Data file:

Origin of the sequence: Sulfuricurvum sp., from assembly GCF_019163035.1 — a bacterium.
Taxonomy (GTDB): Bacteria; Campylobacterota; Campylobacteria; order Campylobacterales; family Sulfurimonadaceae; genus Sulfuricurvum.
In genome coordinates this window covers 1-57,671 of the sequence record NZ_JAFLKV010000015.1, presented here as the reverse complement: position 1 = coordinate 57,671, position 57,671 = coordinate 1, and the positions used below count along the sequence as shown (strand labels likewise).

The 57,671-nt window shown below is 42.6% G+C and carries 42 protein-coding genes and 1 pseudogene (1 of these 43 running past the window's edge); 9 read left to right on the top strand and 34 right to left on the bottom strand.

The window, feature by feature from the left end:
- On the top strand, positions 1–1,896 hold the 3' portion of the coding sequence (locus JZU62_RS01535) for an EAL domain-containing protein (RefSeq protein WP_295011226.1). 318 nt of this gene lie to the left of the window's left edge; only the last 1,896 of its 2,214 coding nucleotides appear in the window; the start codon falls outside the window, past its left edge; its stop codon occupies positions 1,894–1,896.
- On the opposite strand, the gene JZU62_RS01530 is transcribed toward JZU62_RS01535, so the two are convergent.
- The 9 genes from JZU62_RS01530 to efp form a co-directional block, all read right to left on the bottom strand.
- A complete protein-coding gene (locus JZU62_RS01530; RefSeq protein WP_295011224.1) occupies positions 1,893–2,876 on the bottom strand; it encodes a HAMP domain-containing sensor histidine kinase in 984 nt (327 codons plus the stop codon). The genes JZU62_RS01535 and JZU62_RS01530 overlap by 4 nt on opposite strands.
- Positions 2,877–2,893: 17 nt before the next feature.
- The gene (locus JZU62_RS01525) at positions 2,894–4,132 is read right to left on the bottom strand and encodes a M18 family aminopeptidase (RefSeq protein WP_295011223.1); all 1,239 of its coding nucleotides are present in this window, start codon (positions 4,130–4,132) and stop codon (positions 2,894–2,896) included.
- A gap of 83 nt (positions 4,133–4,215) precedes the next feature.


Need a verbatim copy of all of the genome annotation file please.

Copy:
Origin of the sequence: Sulfuricurvum sp., from assembly GCF_019163035.1 — a bacterium.
Taxonomy (GTDB): Bacteria; Campylobacterota; Campylobacteria; order Campylobacterales; family Sulfurimonadaceae; genus Sulfuricurvum.
In genome coordinates this window covers 1-57,671 of the sequence record NZ_JAFLKV010000015.1, presented here as the reverse complement: position 1 = coordinate 57,671, position 57,671 = coordinate 1, and the positions used below count along the sequence as shown (strand labels likewise).

The 57,671-nt window shown below is 42.6% G+C and carries 42 protein-coding genes and 1 pseudogene (1 of these 43 running past the window's edge); 9 read left to right on the top strand and 34 right to left on the bottom strand.

The window, feature by feature from the left end:
- On the top strand, positions 1–1,896 hold the 3' portion of the coding sequence (locus JZU62_RS01535) for an EAL domain-containing protein (RefSeq protein WP_295011226.1). 318 nt of this gene lie to the left of the window's left edge; only the last 1,896 of its 2,214 coding nucleotides appear in the window; the start codon falls outside the window, past its left edge; its stop codon occupies positions 1,894–1,896.
- On the opposite strand, the gene JZU62_RS01530 is transcribed toward JZU62_RS01535, so the two are convergent.
- The 9 genes from JZU62_RS01530 to efp form a co-directional block, all read right to left on the bottom strand.
- A complete protein-coding gene (locus JZU62_RS01530; RefSeq protein WP_295011224.1) occupies positions 1,893–2,876 on the bottom strand; it encodes a HAMP domain-containing sensor histidine kinase in 984 nt (327 codons plus the stop codon). The genes JZU62_RS01535 and JZU62_RS01530 overlap by 4 nt on opposite strands.
- Positions 2,877–2,893: 17 nt before the next feature.
- The gene (locus JZU62_RS01525) at positions 2,894–4,132 is read right to left on the bottom strand and encodes a M18 family aminopeptidase (RefSeq protein WP_295011223.1); all 1,239 of its coding nucleotides are present in this window, start codon (positions 4,130–4,132) and stop codon (positions 2,894–2,896) included.
- A gap of 83 nt (positions 4,133–4,215) precedes the next feature.